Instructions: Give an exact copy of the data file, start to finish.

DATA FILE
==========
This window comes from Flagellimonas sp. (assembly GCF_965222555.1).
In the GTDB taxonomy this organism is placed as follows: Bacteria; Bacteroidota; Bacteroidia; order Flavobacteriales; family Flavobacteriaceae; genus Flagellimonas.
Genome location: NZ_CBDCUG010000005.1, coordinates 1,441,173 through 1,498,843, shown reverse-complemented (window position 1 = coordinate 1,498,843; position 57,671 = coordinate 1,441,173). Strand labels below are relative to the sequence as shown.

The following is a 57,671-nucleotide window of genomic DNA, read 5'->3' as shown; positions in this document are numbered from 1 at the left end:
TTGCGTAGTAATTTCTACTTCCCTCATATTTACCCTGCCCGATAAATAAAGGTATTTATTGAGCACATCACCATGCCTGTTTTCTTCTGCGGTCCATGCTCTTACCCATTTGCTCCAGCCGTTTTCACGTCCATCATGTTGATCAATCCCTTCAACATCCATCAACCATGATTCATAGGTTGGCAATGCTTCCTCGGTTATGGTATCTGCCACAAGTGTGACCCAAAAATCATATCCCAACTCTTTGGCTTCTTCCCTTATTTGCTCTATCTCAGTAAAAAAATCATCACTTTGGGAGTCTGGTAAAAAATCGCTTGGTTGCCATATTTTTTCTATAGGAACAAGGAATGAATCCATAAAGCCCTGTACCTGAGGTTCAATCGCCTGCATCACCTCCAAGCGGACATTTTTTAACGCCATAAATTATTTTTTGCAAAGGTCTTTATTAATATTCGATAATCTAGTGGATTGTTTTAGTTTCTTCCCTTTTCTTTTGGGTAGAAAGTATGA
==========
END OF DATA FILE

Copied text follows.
This window comes from Flagellimonas sp. (assembly GCF_965222555.1).
In the GTDB taxonomy this organism is placed as follows: Bacteria; Bacteroidota; Bacteroidia; order Flavobacteriales; family Flavobacteriaceae; genus Flagellimonas.
Genome location: NZ_CBDCUG010000005.1, coordinates 1,441,173 through 1,498,843, shown reverse-complemented (window position 1 = coordinate 1,498,843; position 57,671 = coordinate 1,441,173). Strand labels below are relative to the sequence as shown.

The following is a 57,671-nucleotide window of genomic DNA, read 5'->3' as shown; positions in this document are numbered from 1 at the left end:
TTGCGTAGTAATTTCTACTTCCCTCATATTTACCCTGCCCGATAAATAAAGGTATTTATTGAGCACATCACCATGCCTGTTTTCTTCTGCGGTCCATGCTCTTACCCATTTGCTCCAGCCGTTTTCACGTCCATCATGTTGATCAATCCCTTCAACATCCATCAACCATGATTCATAGGTTGGCAATGCTTCCTCGGTTATGGTATCTGCCACAAGTGTGACCCAAAAATCATATCCCAACTCTTTGGCTTCTTCCCTTATTTGCTCTATCTCAGTAAAAAAATCATCACTTTGGGAGTCTGGTAAAAAATCGCTTGGTTGCCATATTTTTTCTATAGGAACAAGGAATGAATCCATAAAGCCCTGTACCTGAGGTTCAATCGCCTGCATCACCTCCAAGCGGACATTTTTTAACGCCATAAATTATTTTTTGCAAAGGTCTTTATTAATATTCGATAATCTAGTGGATTGTTTTAGTTTCTTCCCTTTTCTTTTGGGTAGAAAGTATGA